In an era where technology and innovation are taking every industry by storm, it is inconceivable to think of a world that existed without the internet, mobile phones, and other modern technology, including banking, financial services, and insurance (BFSI) sector for which the use of innovation and artificial intelligence (AI) technology has emerged as the leading facilitator for financial inclusion.
Nearly 87% of financial services consumers begin their journey online, with two-thirds finding online channels more helpful for purchase decisions. Additionally, about 40% of consumers use search and 31% use online videos to help them with decision-making, a report by Google and McKinsey & Company reveals.
The report titled ‘AI revolutionises inclusion and profitability for financial services’ also suggests the integration of AI with digital solutions is set to enable India’s BFSI sector to unlock the potential of its entire spectrum of products for India’s over 700 million internet users. This is built on the understanding of the customer preference for digital exploration of financial services.
“India’s extraordinary digital adoption and the success of UPI have paved the way for the BFSI sector to serve the needs of millions of internet users for whom digital has become the go-to channel for information on financial solutions,” says Bhaskar Ramesh, director, Omnichannel Businesses, Google India.
The report combines analysis of Google Search trends, revealing online demand exceeded total purchases across all product categories by 3-5 times in 2022.
Credit cards, home loans, and car loans were amongst the most searched products, enjoying the highest growth rates in online demand, with searches focused on factors like innovative features and prices, says the report.
Ramesh adds, “As one of the early adopters of foundational tech, the BFSI industry is well positioned to integrate cutting-edge AI to create end-to-end omnichannel customer journeys that are personalised, privacy-preserving, and secure for customers, and profitable for the industry.”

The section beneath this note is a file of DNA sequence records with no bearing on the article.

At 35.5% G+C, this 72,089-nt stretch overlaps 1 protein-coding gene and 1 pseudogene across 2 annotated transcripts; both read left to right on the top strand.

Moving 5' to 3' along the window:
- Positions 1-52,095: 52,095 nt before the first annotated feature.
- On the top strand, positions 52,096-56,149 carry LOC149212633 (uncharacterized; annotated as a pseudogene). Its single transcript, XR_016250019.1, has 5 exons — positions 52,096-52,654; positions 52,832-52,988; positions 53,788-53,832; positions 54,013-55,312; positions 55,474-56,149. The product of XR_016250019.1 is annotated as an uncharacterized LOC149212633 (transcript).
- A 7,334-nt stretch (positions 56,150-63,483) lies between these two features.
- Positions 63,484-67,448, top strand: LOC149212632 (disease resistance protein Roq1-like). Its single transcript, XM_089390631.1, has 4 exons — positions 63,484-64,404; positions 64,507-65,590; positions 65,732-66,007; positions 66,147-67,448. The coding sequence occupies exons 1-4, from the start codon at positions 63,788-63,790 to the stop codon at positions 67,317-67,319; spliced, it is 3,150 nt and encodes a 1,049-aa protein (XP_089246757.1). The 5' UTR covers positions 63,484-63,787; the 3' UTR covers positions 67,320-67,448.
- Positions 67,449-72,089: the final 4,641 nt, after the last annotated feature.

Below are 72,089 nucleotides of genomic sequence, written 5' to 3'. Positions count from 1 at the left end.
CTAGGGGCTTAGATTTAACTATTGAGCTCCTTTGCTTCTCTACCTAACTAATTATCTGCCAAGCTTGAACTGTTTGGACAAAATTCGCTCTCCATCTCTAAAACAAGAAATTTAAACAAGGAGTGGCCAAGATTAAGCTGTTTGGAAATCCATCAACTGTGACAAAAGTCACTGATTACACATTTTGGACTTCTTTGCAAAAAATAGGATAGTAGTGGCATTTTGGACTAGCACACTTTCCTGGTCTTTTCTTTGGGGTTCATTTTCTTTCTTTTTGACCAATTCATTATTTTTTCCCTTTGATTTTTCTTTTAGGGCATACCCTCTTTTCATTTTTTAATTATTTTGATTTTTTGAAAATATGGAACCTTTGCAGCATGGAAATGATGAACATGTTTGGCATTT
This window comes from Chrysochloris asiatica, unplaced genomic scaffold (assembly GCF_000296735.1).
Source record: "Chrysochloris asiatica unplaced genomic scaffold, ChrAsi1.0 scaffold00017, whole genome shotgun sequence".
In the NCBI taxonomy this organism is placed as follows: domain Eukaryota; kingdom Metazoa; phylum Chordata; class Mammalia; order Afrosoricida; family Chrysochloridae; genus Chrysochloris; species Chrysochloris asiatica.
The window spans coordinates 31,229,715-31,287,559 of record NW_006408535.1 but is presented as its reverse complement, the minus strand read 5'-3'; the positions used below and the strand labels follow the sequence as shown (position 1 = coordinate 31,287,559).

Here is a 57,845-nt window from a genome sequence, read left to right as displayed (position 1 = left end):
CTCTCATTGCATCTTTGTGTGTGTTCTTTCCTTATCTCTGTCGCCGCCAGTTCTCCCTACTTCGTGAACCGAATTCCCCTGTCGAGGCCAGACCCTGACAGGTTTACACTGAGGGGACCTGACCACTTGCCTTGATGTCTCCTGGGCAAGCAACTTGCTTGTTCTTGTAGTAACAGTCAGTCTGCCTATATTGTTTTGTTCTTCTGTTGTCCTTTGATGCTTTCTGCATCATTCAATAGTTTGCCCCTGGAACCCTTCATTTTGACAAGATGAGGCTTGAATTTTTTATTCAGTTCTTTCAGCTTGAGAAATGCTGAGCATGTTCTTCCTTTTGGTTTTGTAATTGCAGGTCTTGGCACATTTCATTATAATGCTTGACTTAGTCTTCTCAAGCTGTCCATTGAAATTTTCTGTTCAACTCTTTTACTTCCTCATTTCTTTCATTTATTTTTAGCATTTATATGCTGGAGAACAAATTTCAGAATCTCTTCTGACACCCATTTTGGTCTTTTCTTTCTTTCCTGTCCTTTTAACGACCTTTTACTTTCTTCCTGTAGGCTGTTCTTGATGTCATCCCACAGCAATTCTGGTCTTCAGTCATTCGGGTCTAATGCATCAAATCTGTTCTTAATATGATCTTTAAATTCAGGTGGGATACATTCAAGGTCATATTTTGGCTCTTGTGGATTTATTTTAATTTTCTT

On the other hand, products with an established digital presence, such as life insurance and savings accounts, saw relatively lower online demand, but with much of the online interest being brand-specific.
The report also highlights the untapped digital demand across 18 categories of financial services, ranging across loans, insurance, deposit accounts, and investments like stocks and mutual funds, and brings light to the potential for AI integration to bring more inclusive, customised, and relevant experiences to approximately 300 million active internet users who are not yet availing BFSI products, such as retail loans, health insurance, life insurance, fixed deposits, and UPI.
On the economic effects of the rapidly evolving technology, McKinsey Global Institute had also predicted early in June 2023 that generative AI is set to add up to $4.4 trillion of value to the global economy annually.
Risk and rewards
Although, it is essential to point out that the majority of economic reports on generative AI for the most part do not take into account the risks that emit from this technology, including inaccuracies and optimising fraudulent practices.
“While AI can significantly enhance security, it can also be used for malicious purposes – to create highly convincing emails or adapt malicious code to specific targets or changing security conditions, for example,” shares Merium Khalid, director, SOC Offensive Security, Barracuda.
Whether the AI pendulum will swing towards its miraculous potential to augment the capabilities of individual workers and transform the anatomy of work, or towards the riskier aspect of cultivating misinformation and escaping human control, as some experts suggest, only the next 5-10 years will tell.